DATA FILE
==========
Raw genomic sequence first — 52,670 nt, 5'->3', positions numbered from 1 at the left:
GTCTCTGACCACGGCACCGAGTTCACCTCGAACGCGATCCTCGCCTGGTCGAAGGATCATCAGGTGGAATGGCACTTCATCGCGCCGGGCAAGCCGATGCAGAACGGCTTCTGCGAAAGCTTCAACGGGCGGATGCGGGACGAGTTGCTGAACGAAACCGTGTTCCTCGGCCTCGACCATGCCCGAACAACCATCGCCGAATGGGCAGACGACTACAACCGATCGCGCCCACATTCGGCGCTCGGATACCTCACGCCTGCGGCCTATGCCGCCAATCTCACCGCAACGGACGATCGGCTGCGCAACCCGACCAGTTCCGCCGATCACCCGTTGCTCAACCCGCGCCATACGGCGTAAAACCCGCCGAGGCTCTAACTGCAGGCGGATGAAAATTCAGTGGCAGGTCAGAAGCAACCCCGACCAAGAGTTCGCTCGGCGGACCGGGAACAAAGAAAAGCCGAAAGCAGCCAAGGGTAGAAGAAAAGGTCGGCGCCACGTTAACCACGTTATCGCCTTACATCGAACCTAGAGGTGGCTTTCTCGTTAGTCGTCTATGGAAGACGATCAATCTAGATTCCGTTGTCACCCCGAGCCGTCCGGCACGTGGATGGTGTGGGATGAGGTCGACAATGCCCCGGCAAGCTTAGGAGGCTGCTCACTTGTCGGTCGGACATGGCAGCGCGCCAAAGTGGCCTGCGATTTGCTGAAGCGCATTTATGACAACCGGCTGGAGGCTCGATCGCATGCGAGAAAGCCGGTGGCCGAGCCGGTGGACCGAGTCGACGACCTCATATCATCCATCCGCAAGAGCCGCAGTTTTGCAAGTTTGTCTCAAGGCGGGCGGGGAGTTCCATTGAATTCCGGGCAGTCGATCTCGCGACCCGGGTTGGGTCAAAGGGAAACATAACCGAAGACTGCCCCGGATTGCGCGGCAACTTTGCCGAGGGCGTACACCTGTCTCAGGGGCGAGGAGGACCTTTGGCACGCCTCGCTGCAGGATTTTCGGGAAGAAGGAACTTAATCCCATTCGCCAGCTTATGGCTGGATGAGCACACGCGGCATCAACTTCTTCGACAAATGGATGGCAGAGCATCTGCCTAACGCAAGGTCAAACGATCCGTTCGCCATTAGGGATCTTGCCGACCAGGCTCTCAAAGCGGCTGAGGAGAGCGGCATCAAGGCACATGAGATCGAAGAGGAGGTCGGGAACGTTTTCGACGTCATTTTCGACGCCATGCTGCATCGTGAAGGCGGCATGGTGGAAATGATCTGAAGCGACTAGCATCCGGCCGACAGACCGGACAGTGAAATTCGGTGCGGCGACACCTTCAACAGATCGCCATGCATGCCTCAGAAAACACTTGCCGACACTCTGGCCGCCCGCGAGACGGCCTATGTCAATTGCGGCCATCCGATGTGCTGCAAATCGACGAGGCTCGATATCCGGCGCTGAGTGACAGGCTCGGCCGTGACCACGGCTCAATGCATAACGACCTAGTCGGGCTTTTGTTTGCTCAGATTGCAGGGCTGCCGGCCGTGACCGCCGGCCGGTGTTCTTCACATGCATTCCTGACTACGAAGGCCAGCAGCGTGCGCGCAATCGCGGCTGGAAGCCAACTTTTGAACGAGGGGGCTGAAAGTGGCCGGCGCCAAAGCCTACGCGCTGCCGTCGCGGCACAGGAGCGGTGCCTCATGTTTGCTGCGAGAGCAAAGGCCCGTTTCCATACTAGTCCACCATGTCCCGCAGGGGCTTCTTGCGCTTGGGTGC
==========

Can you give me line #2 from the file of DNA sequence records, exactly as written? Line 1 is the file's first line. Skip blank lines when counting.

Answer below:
GTCTCTGACCACGGCACCGAGTTCACCTCGAACGCGATCCTCGCCTGGTCGAAGGATCATCAGGTGGAATGGCACTTCATCGCGCCGGGCAAGCCGATGCAGAACGGCTTCTGCGAAAGCTTCAACGGGCGGATGCGGGACGAGTTGCTGAACGAAACCGTGTTCCTCGGCCTCGACCATGCCCGAACAACCATCGCCGAATGGGCAGACGACTACAACCGATCGCGCCCACATTCGGCGCTCGGATACCTCACGCCTGCGGCCTATGCCGCCAATCTCACCGCAACGGACGATCGGCTGCGCAACCCGACCAGTTCCGCCGATCACCCGTTGCTCAACCCGCGCCATACGGCGTAAAACCCGCCGAGGCTCTAACTGCAGGCGGATGAAAATTCAGTGGCAGGTCAGAAGCAACCCCGACCAAGAGTTCGCTCGGCGGACCGGGAACAAAGAAAAGCCGAAAGCAGCCAAGGGTAGAAGAAAAGGTCGGCGCCACGTTAACCACGTTATCGCCTTACATCGAACCTAGAGGTGGCTTTCTCGTTAGTCGTCTATGGAAGACGATCAATCTAGATTCCGTTGTCACCCCGAGCCGTCCGGCACGTGGATGGTGTGGGATGAGGTCGACAATGCCCCGGCAAGCTTAGGAGGCTGCTCACTTGTCGGTCGGACATGGCAGCGCGCCAAAGTGGCCTGCGATTTGCTGAAGCGCATTTATGACAACCGGCTGGAGGCTCGATCGCATGCGAGAAAGCCGGTGGCCGAGCCGGTGGACCGAGTCGACGACCTCATATCATCCATCCGCAAGAGCCGCAGTTTTGCAAGTTTGTCTCAAGGCGGGCGGGGAGTTCCATTGAATTCCGGGCAGTCGATCTCGCGACCCGGGTTGGGTCAAAGGGAAACATAACCGAAGACTGCCCCGGATTGCGCGGCAACTTTGCCGAGGGCGTACACCTGTCTCAGGGGCGAGGAGGACCTTTGGCACGCCTCGCTGCAGGATTTTCGGGAAGAAGGAACTTAATCCCATTCGCCAGCTTATGGCTGGATGAGCACACGCGGCATCAACTTCTTCGACAAATGGATGGCAGAGCATCTGCCTAACGCAAGGTCAAACGATCCGTTCGCCATTAGGGATCTTGCCGACCAGGCTCTCAAAGCGGCTGAGGAGAGCGGCATCAAGGCACATGAGATCGAAGAGGAGGTCGGGAACGTTTTCGACGTCATTTTCGACGCCATGCTGCATCGTGAAGGCGGCATGGTGGAAATGATCTGAAGCGACTAGCATCCGGCCGACAGACCGGACAGTGAAATTCGGTGCGGCGACACCTTCAACAGATCGCCATGCATGCCTCAGAAAACACTTGCCGACACTCTGGCCGCCCGCGAGACGGCCTATGTCAATTGCGGCCATCCGATGTGCTGCAAATCGACGAGGCTCGATATCCGGCGCTGAGTGACAGGCTCGGCCGTGACCACGGCTCAATGCATAACGACCTAGTCGGGCTTTTGTTTGCTCAGATTGCAGGGCTGCCGGCCGTGACCGCCGGCCGGTGTTCTTCACATGCATTCCTGACTACGAAGGCCAGCAGCGTGCGCGCAATCGCGGCTGGAAGCCAACTTTTGAACGAGGGGGCTGAAAGTGGCCGGCGCCAAAGCCTACGCGCTGCCGTCGCGGCACAGGAGCGGTGCCTCATGTTTGCTGCGAGAGCAAAGGCCCGTTTCCATACTAGTCCACCATGTCCCGCAGGGGCTTCTTGCGCTTGGGTGC